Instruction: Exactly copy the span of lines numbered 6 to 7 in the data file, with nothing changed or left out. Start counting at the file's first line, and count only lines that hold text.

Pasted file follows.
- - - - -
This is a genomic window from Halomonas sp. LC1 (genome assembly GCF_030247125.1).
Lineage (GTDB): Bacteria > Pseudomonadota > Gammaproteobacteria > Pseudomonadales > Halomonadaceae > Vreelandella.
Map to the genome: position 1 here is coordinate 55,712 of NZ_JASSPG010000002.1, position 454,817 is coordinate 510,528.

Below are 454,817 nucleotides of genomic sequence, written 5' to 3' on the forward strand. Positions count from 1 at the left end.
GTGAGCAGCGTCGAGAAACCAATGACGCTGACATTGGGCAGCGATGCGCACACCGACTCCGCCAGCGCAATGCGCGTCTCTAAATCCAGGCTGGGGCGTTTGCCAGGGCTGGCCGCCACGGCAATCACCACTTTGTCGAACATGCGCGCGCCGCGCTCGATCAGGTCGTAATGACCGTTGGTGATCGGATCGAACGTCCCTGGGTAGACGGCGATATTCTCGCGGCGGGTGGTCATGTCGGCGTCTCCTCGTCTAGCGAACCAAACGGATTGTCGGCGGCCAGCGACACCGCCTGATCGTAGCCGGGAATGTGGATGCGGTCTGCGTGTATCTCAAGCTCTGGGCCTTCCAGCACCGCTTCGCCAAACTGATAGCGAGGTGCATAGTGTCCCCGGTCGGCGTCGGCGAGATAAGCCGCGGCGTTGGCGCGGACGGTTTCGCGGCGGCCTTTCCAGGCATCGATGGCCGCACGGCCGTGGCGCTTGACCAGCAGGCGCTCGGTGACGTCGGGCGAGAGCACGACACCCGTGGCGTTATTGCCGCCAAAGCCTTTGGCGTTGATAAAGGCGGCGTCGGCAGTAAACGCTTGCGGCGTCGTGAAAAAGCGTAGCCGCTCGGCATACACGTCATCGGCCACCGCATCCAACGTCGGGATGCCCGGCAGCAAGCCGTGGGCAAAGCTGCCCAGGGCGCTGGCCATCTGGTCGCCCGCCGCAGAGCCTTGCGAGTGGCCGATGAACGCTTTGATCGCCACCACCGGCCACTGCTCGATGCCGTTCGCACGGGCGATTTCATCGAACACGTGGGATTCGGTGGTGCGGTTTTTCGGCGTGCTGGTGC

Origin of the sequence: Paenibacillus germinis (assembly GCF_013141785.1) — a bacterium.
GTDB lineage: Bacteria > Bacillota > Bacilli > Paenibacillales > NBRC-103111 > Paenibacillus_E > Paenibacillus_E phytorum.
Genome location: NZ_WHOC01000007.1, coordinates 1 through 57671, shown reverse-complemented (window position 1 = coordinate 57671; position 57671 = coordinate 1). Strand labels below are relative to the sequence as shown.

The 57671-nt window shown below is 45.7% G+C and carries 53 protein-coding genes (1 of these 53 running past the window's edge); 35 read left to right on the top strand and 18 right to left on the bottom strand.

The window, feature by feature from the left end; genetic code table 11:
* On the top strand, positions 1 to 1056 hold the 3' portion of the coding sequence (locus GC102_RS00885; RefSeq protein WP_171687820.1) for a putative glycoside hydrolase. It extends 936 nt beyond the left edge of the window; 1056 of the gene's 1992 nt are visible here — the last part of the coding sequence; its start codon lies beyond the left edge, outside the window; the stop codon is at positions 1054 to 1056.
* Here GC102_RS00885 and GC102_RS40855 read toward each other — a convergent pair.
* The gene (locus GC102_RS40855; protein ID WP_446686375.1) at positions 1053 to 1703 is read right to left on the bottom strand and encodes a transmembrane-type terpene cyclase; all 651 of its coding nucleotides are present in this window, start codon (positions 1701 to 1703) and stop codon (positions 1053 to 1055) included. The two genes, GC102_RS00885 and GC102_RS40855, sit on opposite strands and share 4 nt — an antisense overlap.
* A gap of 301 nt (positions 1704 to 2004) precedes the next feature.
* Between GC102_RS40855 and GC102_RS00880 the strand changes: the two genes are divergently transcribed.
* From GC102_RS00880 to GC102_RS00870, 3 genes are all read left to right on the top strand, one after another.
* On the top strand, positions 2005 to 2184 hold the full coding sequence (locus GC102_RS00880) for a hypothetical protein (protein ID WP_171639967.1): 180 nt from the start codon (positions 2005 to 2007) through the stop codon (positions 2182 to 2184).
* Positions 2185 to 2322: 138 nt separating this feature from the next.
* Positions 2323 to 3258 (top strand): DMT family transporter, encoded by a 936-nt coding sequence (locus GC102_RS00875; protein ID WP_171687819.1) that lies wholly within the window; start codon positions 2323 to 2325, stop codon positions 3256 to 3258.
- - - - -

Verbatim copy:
Origin of the sequence: Paenibacillus germinis (assembly GCF_013141785.1) — a bacterium.
GTDB lineage: Bacteria > Bacillota > Bacilli > Paenibacillales > NBRC-103111 > Paenibacillus_E > Paenibacillus_E phytorum.